BTW, for anything that uses multiple fasterners, it's a good idea to sneak up on the final value. Say the five bolts that hold the rear wheel. Run them all in finger tight, then go around again with finger tight while simultaneously wiggling the wheel to be sure things are seated. Then do a round with the torque wrench set at maybe 50% of the final value, then go to full value with another round. And after you've gone that round, go round once again to confirm that nothing has shifted. I do the same thing with the four bolts that hold the cylinder cover to be sure I get even pressure on the gasket, I've never had a leak.

JayJay
Thanks JayJay. I use McMasters a lot also. I just don't know enough about their tools though.

No, the $9.99 coupon was not a typo. I picked one up just a few hours ago. If you get Motorcycle magazine, you will find that HF have some extraordinary coupons in there. The $9.99 torque wrench was normally listed at $39.95, or something like that. The motorcycle lift that I will be picking up in the near future is $299 with the coupon. It is on sale right now at HF for $499, and the "normal" list price is $599. Not too shabby, huh!
 

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GRB60 said:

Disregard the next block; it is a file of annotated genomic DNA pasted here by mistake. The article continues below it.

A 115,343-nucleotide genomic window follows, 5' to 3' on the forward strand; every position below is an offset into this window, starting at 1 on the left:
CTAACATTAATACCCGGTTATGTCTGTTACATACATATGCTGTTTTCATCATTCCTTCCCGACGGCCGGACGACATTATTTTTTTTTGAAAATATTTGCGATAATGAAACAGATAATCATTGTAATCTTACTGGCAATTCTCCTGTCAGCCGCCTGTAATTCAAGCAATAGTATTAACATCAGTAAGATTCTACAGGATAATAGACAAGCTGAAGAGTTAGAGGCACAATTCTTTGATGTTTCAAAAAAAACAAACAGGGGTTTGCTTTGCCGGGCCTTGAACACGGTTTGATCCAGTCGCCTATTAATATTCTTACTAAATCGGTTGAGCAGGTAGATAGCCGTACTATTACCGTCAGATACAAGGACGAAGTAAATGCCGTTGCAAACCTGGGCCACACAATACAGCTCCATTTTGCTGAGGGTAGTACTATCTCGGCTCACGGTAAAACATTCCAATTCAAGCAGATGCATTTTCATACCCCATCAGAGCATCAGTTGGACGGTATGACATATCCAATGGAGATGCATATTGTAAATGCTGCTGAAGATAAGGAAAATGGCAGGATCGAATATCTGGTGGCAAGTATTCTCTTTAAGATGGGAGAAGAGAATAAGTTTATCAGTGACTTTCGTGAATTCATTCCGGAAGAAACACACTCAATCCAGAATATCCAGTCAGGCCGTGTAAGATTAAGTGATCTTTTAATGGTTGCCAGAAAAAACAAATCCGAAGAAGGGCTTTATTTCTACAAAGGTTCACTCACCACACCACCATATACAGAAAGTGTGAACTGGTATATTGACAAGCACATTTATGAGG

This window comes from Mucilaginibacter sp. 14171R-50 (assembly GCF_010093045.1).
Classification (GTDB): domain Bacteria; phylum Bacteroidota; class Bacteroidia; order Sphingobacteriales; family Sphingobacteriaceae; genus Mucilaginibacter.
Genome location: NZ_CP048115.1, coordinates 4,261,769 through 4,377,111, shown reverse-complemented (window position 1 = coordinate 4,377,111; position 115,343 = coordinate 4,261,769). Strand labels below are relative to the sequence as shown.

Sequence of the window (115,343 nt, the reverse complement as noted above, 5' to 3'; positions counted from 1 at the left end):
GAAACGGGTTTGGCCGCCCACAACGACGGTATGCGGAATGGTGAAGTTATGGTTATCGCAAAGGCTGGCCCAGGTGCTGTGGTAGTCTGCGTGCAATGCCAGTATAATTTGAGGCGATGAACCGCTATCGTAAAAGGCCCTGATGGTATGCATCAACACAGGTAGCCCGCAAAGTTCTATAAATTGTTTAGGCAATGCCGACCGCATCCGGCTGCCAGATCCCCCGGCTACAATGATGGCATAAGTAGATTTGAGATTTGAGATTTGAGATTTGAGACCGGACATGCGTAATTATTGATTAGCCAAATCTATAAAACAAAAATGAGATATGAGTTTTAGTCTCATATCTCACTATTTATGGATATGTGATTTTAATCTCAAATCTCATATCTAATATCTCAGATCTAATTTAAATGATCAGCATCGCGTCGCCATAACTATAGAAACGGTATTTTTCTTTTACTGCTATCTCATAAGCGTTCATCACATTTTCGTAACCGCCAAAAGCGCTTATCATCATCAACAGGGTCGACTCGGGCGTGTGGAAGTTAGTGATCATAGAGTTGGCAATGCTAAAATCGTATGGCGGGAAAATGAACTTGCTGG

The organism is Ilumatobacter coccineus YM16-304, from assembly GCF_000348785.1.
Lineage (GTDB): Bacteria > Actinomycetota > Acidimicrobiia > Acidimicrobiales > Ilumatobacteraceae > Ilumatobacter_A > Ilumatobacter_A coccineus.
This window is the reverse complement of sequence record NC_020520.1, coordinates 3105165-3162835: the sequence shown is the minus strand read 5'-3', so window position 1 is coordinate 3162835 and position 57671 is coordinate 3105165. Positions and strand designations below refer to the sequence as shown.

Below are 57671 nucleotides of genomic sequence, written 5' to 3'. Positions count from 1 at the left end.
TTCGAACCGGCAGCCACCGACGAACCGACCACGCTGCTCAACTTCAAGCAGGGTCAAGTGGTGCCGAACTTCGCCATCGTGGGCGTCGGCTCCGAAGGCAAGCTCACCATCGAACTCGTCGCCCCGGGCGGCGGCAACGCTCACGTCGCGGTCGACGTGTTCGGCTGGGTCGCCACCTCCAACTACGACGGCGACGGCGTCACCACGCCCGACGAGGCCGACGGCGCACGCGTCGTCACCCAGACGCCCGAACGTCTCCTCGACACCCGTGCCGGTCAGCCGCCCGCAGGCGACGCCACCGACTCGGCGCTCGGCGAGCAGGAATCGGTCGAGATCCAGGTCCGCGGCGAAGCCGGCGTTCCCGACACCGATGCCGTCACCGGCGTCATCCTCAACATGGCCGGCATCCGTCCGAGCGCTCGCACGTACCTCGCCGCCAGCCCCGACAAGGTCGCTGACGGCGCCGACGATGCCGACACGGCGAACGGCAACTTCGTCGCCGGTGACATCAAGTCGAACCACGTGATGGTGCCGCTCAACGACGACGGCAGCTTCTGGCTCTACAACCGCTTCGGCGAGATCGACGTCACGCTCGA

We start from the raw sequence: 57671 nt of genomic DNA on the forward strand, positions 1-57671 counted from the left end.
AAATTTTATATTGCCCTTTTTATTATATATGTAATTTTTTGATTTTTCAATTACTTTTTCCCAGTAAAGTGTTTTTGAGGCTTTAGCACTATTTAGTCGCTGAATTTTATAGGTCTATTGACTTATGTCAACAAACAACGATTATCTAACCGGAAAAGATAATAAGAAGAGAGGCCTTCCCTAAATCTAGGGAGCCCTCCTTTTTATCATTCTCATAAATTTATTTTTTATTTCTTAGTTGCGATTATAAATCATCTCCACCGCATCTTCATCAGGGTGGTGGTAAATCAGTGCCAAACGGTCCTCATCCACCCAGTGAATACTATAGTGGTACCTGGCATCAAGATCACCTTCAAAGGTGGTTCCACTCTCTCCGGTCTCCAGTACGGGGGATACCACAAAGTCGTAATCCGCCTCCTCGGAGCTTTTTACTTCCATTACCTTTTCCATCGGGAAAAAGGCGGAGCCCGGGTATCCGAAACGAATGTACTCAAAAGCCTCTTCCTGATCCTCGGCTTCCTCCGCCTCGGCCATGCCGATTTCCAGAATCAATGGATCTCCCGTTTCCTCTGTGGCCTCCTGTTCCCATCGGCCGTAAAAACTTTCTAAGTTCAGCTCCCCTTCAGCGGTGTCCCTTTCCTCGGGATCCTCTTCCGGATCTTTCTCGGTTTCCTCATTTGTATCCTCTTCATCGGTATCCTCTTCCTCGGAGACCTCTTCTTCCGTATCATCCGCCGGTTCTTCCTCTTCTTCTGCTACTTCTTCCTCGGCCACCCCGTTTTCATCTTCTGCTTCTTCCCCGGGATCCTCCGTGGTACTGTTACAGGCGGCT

Aside from normal workbench stuff, Torx drivers (the 2010 and up need a T45 for the valve cover bolts) and feeler gauges. I'm not sure how the valves are adjusted, but would guess Torx, and maybe Hex drivers and the aforementioned normal workbench stuff should do it.
Spark Plug Solution Hope this works.. for the spark plugs, a universal spark plug wrench from Lowes.. 5/8 on one end and I think 3/4 on the other.. problem was it was too short, the entire shaft was in the head even with the cover off. Solution? The front axle adaptor was a perfect fit and a 3 inch extension.. I had all the other tools already so total cost was $4.30.
 

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Still have the alternator belt and brake fluid to do but so far less than $100 into the 24k services..
 

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I guess I'm the luddite here because I don't get out torque wrenches just to do a valve adjustment. Nothing all that critical- just don't leave the adjuster nut loose enough to vibrate off and end up in the sump (won't get into anything - pickup has a screen- but you'll have wait for an oil change to get it back)

I prefer go / no-go feeler gauges for setting valves- for me its the easiest way to unsure .001" accuracy and I prefer it to relying on the feel method for single thickness gauges.